19. Bud

    Lindsay, you’re peeing up the wrong tree, bubba.
    Jane’s Addiction played the first Lollapalooza, in ’91. I wish I’d been there, but I was in Statesville drilling holes in sheet metal. I met you for the first time a couple months later, at the Lodge.
    In ’92, I only found out you guys went the day after the show. I’d had two extra tickets and no one at the Purple House wanted to go–they were all convinced it was totally going to suck (I’m convinced Ben Folds was singing about the Purple House in “Battle of Who Could Care Less”)–so I ended up giving the tickets to this terribly awkward 18-year-old kid at my McJob, and conspiring with another co-worker to find him a date. I thought *he* was going to pee his pants with joy.
    I didn’t see him, y’all, or *anyone* I knew at the show, but it was one of the coolest days I ever spent surrounded by strangers (of course they weren’t strangers for long).
    That’s what I love, though, about acid in retrospect: you can have the beautiful memory, and I didn’t have to wash any pee off my leg.
    Your point about organization/promotion is right on. Where *do* folks our age go to drop acid and pee on each other?

  20. Bud

    Wow. The Cure at the Dean Dome. I’d forgotten it was poorly-attended. Still a pretty good show (if I remember correctly, an open question). They flat-out *rawked* a packed Cameron Indoor Stadium in ’89, probably the best show I’ve ever been to.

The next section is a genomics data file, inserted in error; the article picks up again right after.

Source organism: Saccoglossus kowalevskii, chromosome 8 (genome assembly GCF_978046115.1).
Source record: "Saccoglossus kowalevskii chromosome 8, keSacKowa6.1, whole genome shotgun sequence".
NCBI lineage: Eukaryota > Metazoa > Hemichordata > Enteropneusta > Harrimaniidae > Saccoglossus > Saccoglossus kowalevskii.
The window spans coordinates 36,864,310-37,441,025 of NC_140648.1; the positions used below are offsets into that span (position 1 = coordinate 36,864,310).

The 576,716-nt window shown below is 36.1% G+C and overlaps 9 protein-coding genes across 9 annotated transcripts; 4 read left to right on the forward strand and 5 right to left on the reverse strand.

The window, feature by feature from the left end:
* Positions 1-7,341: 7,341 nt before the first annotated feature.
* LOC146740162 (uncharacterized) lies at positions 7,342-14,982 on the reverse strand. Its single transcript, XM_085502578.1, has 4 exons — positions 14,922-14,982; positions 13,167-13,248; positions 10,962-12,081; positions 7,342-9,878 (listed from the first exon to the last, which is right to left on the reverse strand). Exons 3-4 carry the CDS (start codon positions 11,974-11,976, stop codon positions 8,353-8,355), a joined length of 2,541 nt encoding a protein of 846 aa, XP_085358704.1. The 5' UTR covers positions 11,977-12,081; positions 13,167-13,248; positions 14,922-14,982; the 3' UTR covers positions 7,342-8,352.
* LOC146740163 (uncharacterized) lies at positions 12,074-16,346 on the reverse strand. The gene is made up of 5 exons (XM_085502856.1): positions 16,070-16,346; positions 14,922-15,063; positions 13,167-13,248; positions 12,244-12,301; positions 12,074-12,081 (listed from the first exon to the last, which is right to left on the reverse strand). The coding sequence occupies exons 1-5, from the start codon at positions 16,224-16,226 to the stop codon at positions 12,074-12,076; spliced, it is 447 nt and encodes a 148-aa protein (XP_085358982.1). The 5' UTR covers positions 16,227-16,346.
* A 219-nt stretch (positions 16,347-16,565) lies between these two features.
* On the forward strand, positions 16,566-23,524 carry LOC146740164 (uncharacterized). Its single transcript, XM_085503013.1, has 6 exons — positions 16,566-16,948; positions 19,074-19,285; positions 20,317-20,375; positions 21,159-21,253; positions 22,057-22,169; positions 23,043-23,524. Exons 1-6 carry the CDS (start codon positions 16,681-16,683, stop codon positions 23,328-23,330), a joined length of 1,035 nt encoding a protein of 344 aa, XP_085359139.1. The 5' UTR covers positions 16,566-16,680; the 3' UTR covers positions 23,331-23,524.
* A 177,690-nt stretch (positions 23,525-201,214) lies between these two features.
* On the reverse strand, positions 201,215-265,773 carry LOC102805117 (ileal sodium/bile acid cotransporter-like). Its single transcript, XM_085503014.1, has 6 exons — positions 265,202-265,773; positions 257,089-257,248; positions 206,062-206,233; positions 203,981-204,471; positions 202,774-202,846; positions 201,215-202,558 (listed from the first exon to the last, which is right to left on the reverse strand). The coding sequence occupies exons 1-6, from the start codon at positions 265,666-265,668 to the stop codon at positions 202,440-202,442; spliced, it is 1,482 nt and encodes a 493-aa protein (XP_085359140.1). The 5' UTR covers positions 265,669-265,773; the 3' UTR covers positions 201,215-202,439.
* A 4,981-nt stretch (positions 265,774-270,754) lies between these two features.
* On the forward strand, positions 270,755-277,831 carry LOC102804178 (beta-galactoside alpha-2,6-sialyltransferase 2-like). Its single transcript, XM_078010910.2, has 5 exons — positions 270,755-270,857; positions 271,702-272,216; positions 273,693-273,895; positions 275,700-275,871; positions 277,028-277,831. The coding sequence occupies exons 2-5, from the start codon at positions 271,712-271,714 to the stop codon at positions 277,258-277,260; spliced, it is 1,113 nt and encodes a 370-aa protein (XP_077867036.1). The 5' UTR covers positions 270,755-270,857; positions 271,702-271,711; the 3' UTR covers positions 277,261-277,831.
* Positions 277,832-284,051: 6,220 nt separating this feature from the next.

Kajagoogoo and Erasure? Let’s add They Might Be Giants and, say, Cake. And I’ll bring the wine coolers. We’ll all sway. Afterwards, we can play EGDAP, and we’ll let Jon win, just like in the good old days.

  21. Bud

    Finally (about time, right?), Emily, you’re totally right. That was a cheap shot. 90% of everything is always crap, and I didn’t hang with people who had Corey Hart or Lionel Richie posters back then.
    But I find it hard to find the 10% of non-crap today. What are you listening to?

  22. Emily

    Honestly, Bud, I give in and listen to some of the crap, just because I need something to sing along to in the car. I’m also way too cheap to buy CDs, as most of my money goes to light beer and Metro cards (ah, college). But what I’m actually proud to listen to that’s current includes Ted Leo and the Pharmacists, Kanye West, Jay-Z, Coldplay, and RJD2. Everyone else’s lyrics leave quite a bit to be desired when I compare them to the older music I steal from my dad. My REAL favorites are mostly from the 80s and late 90s – the Gin Blossoms rock my world. (My biggest problem with Usher, besides the dancing and the constant shirtless-ness is his inability to use any kind of metaphor. I don’t want to hear “my chick on the side says she got one on the way” – come on, get more creative than that!)